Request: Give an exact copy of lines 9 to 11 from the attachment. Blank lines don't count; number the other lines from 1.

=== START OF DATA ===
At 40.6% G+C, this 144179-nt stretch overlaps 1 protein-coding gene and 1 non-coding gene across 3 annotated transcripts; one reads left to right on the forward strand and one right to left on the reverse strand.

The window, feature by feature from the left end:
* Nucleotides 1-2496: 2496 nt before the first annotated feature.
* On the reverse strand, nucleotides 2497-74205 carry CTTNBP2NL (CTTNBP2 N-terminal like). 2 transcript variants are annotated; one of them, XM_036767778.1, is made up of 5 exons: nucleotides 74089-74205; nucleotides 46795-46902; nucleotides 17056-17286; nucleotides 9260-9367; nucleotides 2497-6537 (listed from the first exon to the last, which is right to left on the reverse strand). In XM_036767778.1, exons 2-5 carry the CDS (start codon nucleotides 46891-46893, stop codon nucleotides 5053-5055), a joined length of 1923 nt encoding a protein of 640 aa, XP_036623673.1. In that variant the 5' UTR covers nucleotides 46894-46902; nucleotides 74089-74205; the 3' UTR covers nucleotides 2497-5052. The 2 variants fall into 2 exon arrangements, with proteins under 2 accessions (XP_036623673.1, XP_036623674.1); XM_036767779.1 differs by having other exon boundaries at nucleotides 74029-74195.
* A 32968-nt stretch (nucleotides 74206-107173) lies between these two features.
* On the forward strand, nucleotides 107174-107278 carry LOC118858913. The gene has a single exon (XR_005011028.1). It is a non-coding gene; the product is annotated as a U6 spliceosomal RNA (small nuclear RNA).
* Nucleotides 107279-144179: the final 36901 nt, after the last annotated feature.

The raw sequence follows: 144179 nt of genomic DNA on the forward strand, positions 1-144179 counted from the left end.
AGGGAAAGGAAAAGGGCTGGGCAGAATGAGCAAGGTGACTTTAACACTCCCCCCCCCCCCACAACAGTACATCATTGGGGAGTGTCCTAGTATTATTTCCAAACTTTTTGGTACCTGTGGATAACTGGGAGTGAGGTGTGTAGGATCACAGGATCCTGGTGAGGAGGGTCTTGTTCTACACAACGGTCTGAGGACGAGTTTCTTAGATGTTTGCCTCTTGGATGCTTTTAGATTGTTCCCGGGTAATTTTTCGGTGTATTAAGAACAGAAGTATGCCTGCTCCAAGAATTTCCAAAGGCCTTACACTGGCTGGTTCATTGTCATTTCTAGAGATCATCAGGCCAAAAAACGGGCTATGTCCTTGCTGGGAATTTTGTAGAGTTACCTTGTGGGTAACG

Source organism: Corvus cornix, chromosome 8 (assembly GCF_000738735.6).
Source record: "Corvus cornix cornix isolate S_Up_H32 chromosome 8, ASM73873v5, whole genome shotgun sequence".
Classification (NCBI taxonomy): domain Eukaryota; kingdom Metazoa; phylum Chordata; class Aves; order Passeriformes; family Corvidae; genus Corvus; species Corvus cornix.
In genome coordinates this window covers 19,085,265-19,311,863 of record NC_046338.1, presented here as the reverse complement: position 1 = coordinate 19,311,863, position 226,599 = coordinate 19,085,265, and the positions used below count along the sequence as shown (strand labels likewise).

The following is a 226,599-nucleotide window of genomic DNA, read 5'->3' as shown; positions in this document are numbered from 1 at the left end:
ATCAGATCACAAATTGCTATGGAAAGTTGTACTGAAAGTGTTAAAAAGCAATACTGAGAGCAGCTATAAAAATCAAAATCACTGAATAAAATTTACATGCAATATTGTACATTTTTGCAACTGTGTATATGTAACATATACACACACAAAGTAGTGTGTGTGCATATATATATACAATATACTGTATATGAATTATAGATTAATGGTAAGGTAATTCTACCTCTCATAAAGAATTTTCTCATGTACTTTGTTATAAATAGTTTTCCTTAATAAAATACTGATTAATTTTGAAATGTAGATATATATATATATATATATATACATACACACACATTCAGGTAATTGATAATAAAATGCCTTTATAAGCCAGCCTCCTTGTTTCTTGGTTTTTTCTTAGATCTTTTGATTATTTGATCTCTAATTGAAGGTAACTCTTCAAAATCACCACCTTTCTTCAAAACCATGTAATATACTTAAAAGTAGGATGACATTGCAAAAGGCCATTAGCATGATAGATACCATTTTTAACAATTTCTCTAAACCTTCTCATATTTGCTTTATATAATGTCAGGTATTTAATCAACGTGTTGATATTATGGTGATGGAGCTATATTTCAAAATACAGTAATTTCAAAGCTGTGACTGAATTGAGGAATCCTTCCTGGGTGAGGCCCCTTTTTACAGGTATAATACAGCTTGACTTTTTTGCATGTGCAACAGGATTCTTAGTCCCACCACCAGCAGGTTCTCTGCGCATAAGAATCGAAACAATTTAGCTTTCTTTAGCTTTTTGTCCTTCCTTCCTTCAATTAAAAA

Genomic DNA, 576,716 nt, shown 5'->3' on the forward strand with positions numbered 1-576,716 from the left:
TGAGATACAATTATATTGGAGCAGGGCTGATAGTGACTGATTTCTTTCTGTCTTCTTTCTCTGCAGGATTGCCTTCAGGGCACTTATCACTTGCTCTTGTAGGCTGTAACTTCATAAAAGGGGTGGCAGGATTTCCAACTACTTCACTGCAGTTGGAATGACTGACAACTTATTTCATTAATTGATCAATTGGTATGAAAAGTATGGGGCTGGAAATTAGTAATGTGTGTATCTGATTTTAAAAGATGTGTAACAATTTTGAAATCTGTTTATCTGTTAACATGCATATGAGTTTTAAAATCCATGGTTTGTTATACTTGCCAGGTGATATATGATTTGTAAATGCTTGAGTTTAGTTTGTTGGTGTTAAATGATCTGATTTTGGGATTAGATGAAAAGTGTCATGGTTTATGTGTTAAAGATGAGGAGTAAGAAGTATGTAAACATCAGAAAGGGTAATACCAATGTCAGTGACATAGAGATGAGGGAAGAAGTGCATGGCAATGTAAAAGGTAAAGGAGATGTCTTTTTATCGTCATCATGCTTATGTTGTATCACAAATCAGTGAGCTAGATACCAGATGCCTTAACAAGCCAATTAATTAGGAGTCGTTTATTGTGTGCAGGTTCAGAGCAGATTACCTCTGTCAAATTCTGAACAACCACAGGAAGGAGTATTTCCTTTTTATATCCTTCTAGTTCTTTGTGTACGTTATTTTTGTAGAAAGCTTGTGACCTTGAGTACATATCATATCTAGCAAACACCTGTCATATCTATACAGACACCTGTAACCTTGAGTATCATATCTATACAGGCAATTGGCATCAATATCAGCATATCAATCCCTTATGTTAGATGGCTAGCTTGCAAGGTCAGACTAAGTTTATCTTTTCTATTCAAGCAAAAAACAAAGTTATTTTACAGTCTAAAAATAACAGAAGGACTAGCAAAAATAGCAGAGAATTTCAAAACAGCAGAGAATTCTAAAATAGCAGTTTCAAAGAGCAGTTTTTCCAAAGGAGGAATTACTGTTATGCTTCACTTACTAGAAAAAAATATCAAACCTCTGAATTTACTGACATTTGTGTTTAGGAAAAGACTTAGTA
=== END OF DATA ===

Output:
AGGGAAAGGAAAAGGGCTGGGCAGAATGAGCAAGGTGACTTTAACACTCCCCCCCCCCCCACAACAGTACATCATTGGGGAGTGTCCTAGTATTATTTCCAAACTTTTTGGTACCTGTGGATAACTGGGAGTGAGGTGTGTAGGATCACAGGATCCTGGTGAGGAGGGTCTTGTTCTACACAACGGTCTGAGGACGAGTTTCTTAGATGTTTGCCTCTTGGATGCTTTTAGATTGTTCCCGGGTAATTTTTCGGTGTATTAAGAACAGAAGTATGCCTGCTCCAAGAATTTCCAAAGGCCTTACACTGGCTGGTTCATTGTCATTTCTAGAGATCATCAGGCCAAAAAACGGGCTATGTCCTTGCTGGGAATTTTGTAGAGTTACCTTGTGGGTAACG

Source organism: Corvus cornix, chromosome 8 (assembly GCF_000738735.6).
Source record: "Corvus cornix cornix isolate S_Up_H32 chromosome 8, ASM73873v5, whole genome shotgun sequence".